It seems so hard to believe it is Easter weekend in so many ways. Firstly we are all locked away and unable to see our friends and families as we normally would and secondly this weather has felt more like mid June than the beginning of April! I can’t remember when it last rained and our gardens are crying out for water already.
Consequently, watering has been a major feature of our work this week. In both the walled garden and the vegetable plot we used sprinklers for the first time this year.
Apart from giving the plants a much needed drink, this also softened the ground and made it much easier for us to weed through the medicinal border the next day. The plants are growing fast in this area now but haven’t yet covered the ground sufficiently to smother the weeds unfortunately. The comfrey leaves are large enough for a first harvest to make some comfrey plant feed. Find out here if you have some comfrey and want to try it.
To make watering a little easier in the community garden we have installed some extra porous pipe which can be left gently dripping onto the plants while we get on with other things. It is very useful for permanent or semi-permanent planting such as the fruit beds and for young salad crops where slow, steady watering is desirable.
After a concerted effort on the rabbit fencing last weekend, Pete managed to get it finished, all except the backfilling of the trench. And very impressive it looks too.
With the area now secure, we could start the fist seed sowing on the no-dig beds, which included carrots, beetroot, spring onion and peas. The idea of the fleece covering is to increase speed of germination and to protect tiny seedlings from the harsh wind that whips across our field. It will be removed in a week or two and possibly replaced with a cover of fine mesh to protect against insect and bird damage. Unfortunately, fleece doesn’t keep slugs out so we will need to be vigilant for signs of the slimy creatures nibbling our seedlings over the next few weeks.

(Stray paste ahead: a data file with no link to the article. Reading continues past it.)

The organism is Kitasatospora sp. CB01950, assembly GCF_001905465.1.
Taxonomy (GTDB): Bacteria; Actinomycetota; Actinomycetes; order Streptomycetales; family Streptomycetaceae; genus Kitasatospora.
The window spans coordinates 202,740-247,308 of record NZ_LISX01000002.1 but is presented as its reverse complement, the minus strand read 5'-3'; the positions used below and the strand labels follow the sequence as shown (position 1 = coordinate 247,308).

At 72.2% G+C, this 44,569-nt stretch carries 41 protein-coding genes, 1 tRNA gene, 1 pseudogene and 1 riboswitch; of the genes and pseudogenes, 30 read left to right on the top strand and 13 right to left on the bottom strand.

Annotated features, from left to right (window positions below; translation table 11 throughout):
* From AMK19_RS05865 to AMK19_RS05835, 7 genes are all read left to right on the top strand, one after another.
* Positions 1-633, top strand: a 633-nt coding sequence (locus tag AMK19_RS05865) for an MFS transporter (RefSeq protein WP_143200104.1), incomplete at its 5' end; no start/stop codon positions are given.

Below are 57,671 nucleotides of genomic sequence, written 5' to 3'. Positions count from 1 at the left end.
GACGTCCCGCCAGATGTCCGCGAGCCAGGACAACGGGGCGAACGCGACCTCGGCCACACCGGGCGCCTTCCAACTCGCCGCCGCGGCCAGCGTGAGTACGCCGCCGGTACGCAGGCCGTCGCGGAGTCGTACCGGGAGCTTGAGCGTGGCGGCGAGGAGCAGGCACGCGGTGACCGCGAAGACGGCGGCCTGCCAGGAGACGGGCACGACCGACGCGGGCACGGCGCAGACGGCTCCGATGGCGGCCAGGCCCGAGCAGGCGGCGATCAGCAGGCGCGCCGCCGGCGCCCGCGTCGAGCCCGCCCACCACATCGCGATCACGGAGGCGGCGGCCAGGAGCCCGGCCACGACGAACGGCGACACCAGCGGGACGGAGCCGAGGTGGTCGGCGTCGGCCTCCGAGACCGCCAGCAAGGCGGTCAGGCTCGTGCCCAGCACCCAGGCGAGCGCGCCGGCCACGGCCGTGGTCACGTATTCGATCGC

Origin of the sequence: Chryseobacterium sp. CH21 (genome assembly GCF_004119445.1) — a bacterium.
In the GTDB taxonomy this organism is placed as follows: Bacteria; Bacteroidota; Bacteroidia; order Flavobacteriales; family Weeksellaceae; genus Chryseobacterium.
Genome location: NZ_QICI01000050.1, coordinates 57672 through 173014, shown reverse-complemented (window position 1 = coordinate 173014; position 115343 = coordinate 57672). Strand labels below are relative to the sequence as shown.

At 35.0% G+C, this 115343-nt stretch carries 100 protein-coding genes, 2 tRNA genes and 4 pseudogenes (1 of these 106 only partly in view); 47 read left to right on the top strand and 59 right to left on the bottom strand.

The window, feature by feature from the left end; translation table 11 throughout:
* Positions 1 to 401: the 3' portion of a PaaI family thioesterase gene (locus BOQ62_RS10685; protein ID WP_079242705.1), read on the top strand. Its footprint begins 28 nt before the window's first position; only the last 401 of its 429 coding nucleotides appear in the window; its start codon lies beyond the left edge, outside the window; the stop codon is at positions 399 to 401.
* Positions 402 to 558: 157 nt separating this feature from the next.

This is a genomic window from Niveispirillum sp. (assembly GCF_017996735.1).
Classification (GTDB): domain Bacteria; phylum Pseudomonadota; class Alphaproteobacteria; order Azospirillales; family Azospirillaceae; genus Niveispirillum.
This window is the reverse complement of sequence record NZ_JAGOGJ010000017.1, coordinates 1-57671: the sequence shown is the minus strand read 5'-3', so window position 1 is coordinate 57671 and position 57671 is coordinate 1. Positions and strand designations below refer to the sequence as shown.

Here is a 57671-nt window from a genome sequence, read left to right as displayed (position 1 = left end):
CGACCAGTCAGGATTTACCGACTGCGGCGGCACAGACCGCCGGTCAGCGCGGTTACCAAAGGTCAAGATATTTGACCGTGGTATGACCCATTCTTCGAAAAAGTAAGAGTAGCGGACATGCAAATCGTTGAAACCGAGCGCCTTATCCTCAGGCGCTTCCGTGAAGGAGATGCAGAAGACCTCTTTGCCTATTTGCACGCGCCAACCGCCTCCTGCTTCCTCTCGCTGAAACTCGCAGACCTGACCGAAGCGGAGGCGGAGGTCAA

Another important job has been cutting back various herbs such as the curry plant, the lavender and the sage. This is necessary to prevent them become old and woody with all the new growth on the top. It can look rather brutal to begin with but the plants soon recover and put out new growth, covering the ugly bare stems in just a few weeks. So long as there are signs of live growth below the cut you can be confident it will regrow (honest!)
It has been really helpful to have Paula working with us in the gardens this week. Here she is, accompanied by a rather large family of hedgehogs, or so it appears!
She was cutting back the cotton lavender in the knot garden. As you can see, we cut it down to the bare stumps, which takes some courage, but prevents it from becoming too straggly later in the year and choking the box hedging. Not all herbs can be pruned as hard as this but it works well for our cotton lavender (Santolina chamaecyparissus). For more information on how to prune your herbs see here.
Apart from being smothered by overgrown cotton lavender, our box hedging is at risk from another problem this year.
This leafless section is the result of damage from the box moth caterpillar, noticed for the first time last summer.
A serious new pest of box trees, first identified in 2007 in the uk and particularly prevalent in the south of the country, the caterpillar can completely defoliate box plants and is a worrying prospect for many gardens with formal box topiary. We are on the look out for the first signs of this year’s caterpillars when we will be ready to take action. Read more about it, including current thinking on control methods here.
We have installed a pheromone trap in the nosegay garden and will be monitoring male moth numbers carefully over the coming weeks as an indicator of when further action is necessary.
Blossom of the week
On a happier note, my blossom of the week must go to the Pear (Pyrus communis) in the walled garden, looking very beautiful at the moment.
Pear trees are a member of the Rose family along with apple, quince, almond and plum. The pear is one of the oldest domesticated fruits, and the world’s second most cultivated deciduous fruit tree after the apple. The two main types of pear, Asian and European, both produce a similar sweet smelling blossom, but there are some ornamental pear trees that do not bear notable fruit and instead produce blooms with an offensive aroma. We grow one in the walled garden called the Plymouth pear (Pyrus cordata), a rare species only found growing wild around Plymouth.
Pear trees are an ancient fruit with cultivation that pre-dates the Christian era. In Tudor times they were the next most favoured fruit after apples. They were mostly eaten in tarts and pies but were also made into Perry, mainly by people who could not afford to make cider. Medieval pears were hard and sour and made a more vinegary drink than cider. Alexander Neckam, a prolific 13th century writer and theologian described them as ‘cold hard fruit’ without the colour and sweetness of apples.
With the gardens looking prettier by the day it is such a sadness that they are hidden from public view at the moment. They are trying their best to impress, so here are a few pictures to give you a glimpse of what’s happening.
The wild flower areas in the nuttery and flowery mead are at their peak with masses of cowslip, snakes head fritillary and native tulips.
The Cullen garden is looking splendid with its show of daffodils in the sunshine.